protecting california’s most vulnerable populations
California’s Medical Injury Compensation Reform Act (MICRA) ensures injured patients receive fair compensation while preserving access to health care by keeping doctors, nurses and health care providers in practice and hospitals and clinics open. In 2014, California voters definitively rejected an attempt to quadruple MICRA’s non-economic damages cap. Weakening MICRA’s intent or protections will increase health care costs and reduce access to health care services, especially among those who need it most.
LOW INCOME PATIENTS WOULD SUFFER MOST
Weakening MICRA’s protections and increasing health care costs will reduce resources for Medi-Cal and Denti-Cal which provide health care for California’s most vulnerable patients.
FEWER OBSTETRIC PROVIDERS
Any weakening of MICRA’s intent will worsen an already critical situation in obstetric care where the supply of physicians and health care providers is limited, but the demand is growing.
With fewer obstetric providers, women’s access to early prenatal care will be reduced. Although California has one of the country’s lowest infant mortality rates, providers’ ability to maintain this standard will be threatened if additional stress is placed on our maternal health care system.
CUTBACKS TO COMMUNITY CLINICS, HEALTH CENTERS AND PUBLIC HOSPITALS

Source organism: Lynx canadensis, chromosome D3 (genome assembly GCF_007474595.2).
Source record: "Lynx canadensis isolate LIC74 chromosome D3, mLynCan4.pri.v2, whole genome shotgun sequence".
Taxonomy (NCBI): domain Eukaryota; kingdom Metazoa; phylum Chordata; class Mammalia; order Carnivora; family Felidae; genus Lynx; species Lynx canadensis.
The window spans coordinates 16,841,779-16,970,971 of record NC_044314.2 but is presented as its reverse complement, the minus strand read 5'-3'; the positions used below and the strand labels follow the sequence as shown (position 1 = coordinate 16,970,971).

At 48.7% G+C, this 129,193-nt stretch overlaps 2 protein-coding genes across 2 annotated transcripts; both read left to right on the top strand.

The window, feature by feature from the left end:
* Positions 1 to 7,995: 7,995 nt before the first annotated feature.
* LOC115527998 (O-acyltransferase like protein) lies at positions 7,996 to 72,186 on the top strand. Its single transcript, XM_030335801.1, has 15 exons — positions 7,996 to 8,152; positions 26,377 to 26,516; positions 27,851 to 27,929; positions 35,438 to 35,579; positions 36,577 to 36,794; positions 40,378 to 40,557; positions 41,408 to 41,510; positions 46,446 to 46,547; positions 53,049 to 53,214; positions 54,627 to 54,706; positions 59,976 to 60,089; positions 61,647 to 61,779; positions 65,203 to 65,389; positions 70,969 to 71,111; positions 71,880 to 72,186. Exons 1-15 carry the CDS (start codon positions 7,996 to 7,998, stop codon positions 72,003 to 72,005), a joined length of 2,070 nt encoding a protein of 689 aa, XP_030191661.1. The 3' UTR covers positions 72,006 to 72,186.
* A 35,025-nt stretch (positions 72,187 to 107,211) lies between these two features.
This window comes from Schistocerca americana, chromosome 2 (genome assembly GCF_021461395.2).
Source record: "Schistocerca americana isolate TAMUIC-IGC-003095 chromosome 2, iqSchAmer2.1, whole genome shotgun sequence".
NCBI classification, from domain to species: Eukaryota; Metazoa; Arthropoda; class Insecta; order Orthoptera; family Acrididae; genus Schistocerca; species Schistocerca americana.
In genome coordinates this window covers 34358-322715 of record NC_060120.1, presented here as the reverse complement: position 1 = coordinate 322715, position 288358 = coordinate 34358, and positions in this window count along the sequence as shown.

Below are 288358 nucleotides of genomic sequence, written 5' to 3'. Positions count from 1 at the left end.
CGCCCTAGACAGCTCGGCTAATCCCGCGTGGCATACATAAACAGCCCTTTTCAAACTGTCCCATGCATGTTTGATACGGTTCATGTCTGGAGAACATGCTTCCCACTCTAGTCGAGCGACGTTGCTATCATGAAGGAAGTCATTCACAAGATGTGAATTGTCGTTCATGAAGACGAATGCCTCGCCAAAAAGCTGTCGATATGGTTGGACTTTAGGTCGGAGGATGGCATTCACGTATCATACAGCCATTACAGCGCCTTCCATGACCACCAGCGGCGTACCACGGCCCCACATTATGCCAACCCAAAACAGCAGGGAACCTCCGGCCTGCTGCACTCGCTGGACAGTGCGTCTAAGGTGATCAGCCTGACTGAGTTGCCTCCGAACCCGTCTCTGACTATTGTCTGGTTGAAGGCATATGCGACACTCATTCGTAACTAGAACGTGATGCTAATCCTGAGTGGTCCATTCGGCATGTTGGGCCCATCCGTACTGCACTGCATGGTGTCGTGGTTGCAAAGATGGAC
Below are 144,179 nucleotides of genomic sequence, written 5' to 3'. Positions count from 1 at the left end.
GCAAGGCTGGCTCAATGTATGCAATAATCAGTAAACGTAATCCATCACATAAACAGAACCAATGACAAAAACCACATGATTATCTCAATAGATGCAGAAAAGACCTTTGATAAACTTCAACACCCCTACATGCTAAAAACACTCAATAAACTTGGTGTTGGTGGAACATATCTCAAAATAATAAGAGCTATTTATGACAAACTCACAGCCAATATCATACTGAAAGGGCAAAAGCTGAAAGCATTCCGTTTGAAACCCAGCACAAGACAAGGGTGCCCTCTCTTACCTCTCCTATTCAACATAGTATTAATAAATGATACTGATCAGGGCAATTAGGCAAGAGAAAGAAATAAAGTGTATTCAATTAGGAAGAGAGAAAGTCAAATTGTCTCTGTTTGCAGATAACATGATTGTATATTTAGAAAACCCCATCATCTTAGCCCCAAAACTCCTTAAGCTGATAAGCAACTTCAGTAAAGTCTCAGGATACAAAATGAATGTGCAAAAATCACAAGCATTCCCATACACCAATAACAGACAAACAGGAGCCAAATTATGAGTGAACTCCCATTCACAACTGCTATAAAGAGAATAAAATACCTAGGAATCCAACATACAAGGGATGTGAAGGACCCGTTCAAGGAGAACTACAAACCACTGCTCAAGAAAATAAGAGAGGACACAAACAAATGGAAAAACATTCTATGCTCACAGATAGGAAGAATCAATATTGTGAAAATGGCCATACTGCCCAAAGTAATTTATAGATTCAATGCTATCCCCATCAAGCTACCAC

California safety-net providers serve millions of uninsured patients, the majority of whom are women and children. Unable to shift higher insurance costs to their patients, community clinics and health centers will have no alternative but to reduce services, staff, operating hours or services offered.
Additionally, undermining MICRA will jeopardize access to care for low-income patients who receive care from county and UC health systems that are self- insured, as these providers would have to redirect funds from patient care to pay for increased medical liability costs.
CRISIS FOR RURAL PATIENTS
Those in underserved rural areas will be particularly hard hit by any further loss of health care providers. The economic viability of doctors practicing in these areas is already marginal due to sparse population and low insurance and Medi-Cal reimbursement for services. An increase in malpractice insurance costs will force many rural physicians to cut back on services or close their doors – further isolating rural patients.
REDUCED ACCESS TO HIV/AIDS SPECIALISTS
Any weakening of MICRA’s protections will make it difficult for HIV/AIDS patients to find the specialists they need for treatment. Early access to care, especially within the first 12 months, is critical. According to 2014 estimates by the California Department of Public Health Office of AIDS, California has more than 74,000 AIDS patients. If physicians are not able to afford liability insurance to practice in California, many of these patients may be unable to find the appropriate care.
PREVENTATIVE HEALTH CARE
Undermining MICRA’s intent will also reduce access to routine health care, including regular screenings for high blood pressure, cholesterol, diabetes, sexually transmitted diseases and other serious health risks.